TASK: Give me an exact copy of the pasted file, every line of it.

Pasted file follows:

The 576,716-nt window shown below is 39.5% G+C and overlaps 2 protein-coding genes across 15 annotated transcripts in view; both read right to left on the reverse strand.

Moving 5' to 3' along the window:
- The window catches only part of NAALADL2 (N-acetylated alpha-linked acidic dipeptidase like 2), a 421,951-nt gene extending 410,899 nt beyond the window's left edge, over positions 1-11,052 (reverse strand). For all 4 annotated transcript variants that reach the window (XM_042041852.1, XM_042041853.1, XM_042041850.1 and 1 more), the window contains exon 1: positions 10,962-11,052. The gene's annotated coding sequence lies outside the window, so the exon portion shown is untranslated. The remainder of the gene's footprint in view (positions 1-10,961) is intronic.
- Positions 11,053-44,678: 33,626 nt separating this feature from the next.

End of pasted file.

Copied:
The 576,716-nt window shown below is 39.5% G+C and overlaps 2 protein-coding genes across 15 annotated transcripts in view; both read right to left on the reverse strand.

Moving 5' to 3' along the window:
- The window catches only part of NAALADL2 (N-acetylated alpha-linked acidic dipeptidase like 2), a 421,951-nt gene extending 410,899 nt beyond the window's left edge, over positions 1-11,052 (reverse strand). For all 4 annotated transcript variants that reach the window (XM_042041852.1, XM_042041853.1, XM_042041850.1 and 1 more), the window contains exon 1: positions 10,962-11,052. The gene's annotated coding sequence lies outside the window, so the exon portion shown is untranslated. The remainder of the gene's footprint in view (positions 1-10,961) is intronic.
- Positions 11,053-44,678: 33,626 nt separating this feature from the next.